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A Reservoir of Knowledge

By Darrell J. Pehr

NMSU taps long history of water research excellence in addressing new challenges

When the first snowflake of the season falls to the ground in the mountains of southern Colorado, there is no hint of the enormous impact it can have on the thirsty forests, communities and agricultural lands that lie downstream in New Mexico.The snowflake simply waits, perhaps on a bed of pine needles, until it is joined by billions of its fellow snowflakes that together may form the first snowdrift at the top of the mountain.

It is the start of an important annual process that can spell the difference between open campgrounds or wildfire warnings, abundant municipal water supplies or closely controlled watering days, and successful crops or costly failures.

Plentiful snow or not, New Mexico does not rely completely on abundant water in rivers due to the melting of high-mountain snowpack. Some water also is received via precipitation that falls here through the year, primarily from occasional summer monsoonal thunderstorms. Other water has been held for years, decades or longer in vast underground aquifers awaiting technological advances before they can be economically tapped.

Weather Storm

An August thunderstorm rumbles above the Big Burro Mountains in southwestern New Mexico at sunset. July and August are the rainiest months over most of the state, with 30 to 40 percent of the year’s total moisture falling at that time.

The puzzle of water is one researchers at New Mexico State University are constantly piecing together. Where does water come from? What affects the quantity of water? What impacts its quality? How can water be used most efficiently? Answers to water-related questions often lead to more questions. And, the research covers the entire history of the university and flows across its colleges.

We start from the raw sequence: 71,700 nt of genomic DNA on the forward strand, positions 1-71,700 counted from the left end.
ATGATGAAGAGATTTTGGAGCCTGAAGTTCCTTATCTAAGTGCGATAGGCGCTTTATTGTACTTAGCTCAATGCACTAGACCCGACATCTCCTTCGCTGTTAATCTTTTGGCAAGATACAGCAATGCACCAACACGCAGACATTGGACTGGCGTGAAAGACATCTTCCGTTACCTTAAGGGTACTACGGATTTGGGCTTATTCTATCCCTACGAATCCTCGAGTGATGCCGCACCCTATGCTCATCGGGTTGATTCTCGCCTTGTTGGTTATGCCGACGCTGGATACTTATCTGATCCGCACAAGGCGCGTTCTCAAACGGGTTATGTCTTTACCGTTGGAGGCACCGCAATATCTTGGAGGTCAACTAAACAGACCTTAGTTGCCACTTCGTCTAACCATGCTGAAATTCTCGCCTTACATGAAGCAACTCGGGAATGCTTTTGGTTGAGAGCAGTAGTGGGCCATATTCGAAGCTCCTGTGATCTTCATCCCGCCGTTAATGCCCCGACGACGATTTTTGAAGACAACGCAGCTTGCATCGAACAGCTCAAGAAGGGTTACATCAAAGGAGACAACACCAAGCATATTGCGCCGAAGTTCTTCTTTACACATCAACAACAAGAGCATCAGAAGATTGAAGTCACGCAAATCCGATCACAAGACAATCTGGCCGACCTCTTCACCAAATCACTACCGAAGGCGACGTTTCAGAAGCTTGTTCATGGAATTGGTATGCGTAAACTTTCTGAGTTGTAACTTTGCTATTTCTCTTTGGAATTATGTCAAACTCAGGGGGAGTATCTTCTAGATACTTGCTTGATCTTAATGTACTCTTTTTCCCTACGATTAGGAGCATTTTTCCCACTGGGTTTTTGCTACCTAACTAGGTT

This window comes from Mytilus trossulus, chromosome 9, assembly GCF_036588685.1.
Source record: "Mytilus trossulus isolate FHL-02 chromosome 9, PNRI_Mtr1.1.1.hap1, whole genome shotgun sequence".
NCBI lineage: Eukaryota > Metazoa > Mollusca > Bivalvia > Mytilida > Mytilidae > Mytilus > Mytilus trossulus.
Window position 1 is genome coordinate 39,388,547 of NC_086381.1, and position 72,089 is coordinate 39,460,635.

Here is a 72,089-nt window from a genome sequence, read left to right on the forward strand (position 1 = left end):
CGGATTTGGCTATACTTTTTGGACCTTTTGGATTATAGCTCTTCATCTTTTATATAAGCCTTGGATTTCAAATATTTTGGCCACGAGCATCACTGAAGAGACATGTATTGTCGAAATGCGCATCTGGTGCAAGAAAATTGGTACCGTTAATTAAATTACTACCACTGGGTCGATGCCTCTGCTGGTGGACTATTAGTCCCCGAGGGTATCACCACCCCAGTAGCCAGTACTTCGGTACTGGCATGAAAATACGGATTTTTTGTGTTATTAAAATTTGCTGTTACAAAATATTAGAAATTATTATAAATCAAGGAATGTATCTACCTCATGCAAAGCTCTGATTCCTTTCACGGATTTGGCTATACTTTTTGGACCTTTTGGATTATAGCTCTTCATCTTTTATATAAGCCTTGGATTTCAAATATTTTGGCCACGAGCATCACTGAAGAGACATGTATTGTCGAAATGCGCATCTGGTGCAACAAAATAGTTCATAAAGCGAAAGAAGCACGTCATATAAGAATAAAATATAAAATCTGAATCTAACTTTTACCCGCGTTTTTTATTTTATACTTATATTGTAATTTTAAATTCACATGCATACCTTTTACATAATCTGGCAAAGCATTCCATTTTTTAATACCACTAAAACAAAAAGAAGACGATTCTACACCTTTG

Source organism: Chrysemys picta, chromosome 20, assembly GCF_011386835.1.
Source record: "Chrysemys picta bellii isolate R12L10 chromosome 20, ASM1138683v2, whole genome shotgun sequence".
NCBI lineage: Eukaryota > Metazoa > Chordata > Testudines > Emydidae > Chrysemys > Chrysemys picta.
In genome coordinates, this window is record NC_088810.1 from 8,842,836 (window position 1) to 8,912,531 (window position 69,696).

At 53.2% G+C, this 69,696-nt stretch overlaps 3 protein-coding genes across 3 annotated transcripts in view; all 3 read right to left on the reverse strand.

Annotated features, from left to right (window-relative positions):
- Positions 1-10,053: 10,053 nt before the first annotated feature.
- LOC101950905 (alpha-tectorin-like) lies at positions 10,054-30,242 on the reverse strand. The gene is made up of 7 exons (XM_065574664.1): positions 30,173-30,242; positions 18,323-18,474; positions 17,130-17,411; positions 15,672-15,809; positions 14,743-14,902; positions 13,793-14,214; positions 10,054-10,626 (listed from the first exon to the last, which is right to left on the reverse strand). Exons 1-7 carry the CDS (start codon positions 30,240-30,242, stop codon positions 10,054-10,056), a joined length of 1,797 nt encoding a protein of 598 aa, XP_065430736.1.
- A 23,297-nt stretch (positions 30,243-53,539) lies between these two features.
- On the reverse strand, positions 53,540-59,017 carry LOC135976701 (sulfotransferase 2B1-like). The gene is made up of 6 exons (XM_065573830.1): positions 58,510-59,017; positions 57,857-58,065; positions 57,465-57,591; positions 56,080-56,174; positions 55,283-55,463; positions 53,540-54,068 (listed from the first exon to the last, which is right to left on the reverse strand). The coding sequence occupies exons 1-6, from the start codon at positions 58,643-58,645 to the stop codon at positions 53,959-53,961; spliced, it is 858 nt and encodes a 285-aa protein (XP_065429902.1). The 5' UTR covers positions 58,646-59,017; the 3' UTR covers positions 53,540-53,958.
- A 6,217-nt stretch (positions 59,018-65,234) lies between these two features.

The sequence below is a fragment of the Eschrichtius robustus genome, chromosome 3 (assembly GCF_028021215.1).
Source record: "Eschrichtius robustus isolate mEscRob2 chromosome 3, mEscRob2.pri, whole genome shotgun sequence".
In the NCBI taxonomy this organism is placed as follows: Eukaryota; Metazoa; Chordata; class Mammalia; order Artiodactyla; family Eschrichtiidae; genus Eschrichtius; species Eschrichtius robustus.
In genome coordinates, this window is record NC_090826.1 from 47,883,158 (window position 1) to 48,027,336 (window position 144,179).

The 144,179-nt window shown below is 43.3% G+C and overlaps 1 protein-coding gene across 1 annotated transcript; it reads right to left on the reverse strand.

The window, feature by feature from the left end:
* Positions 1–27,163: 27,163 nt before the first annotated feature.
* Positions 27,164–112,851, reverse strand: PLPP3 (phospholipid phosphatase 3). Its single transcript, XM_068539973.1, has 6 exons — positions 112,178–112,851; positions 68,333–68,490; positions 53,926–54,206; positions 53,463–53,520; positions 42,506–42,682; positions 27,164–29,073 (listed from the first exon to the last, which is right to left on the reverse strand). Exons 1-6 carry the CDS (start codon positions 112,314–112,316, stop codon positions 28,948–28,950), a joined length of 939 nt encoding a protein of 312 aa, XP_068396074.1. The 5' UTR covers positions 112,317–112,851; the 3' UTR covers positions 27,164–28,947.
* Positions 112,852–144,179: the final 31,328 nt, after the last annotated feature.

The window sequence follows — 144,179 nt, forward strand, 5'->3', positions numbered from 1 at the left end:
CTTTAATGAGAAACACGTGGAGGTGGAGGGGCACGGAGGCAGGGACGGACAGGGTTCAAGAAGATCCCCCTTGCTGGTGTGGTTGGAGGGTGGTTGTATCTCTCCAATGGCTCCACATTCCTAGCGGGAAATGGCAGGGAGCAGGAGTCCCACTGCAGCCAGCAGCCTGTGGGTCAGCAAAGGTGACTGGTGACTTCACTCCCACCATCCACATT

Sam Fernald, interim director of the statewide Water Resources Research Institute, housed at NMSU, said about 80 faculty members are currently conducting water research projects at the university.

“The Institute’s primary objective is to maintain a balanced program of research that addresses water problems critical to New Mexico, the Southwest and the nation,” Fernald said.

Projects are wide-ranging.

In the College of Agricultural, Consumer and Environmental Sciences, for example, water research has long had a home. Current research topics range from the use of saline water for turfgrass irrigation and the economics of water conservation to the selection of plants for xeric landscapes and the land application of treated wastewater from an industrial park.

Interim Director Sam Fernald

Sam Fernald, interim director of the statewide Water Resources Research Institute, says about 80 faculty members are currently conducting water research projects at the university.

One of the most important areas impacted by scarce water is the Rio Grande Basin of New Mexico. Its status as one of the most productive agricultural areas in the United States also means that irrigating those agricultural lands consumes most of the region’s water. At the same time, the population of the region is increasing, as well as the impact that population will have on sharply limited water supplies.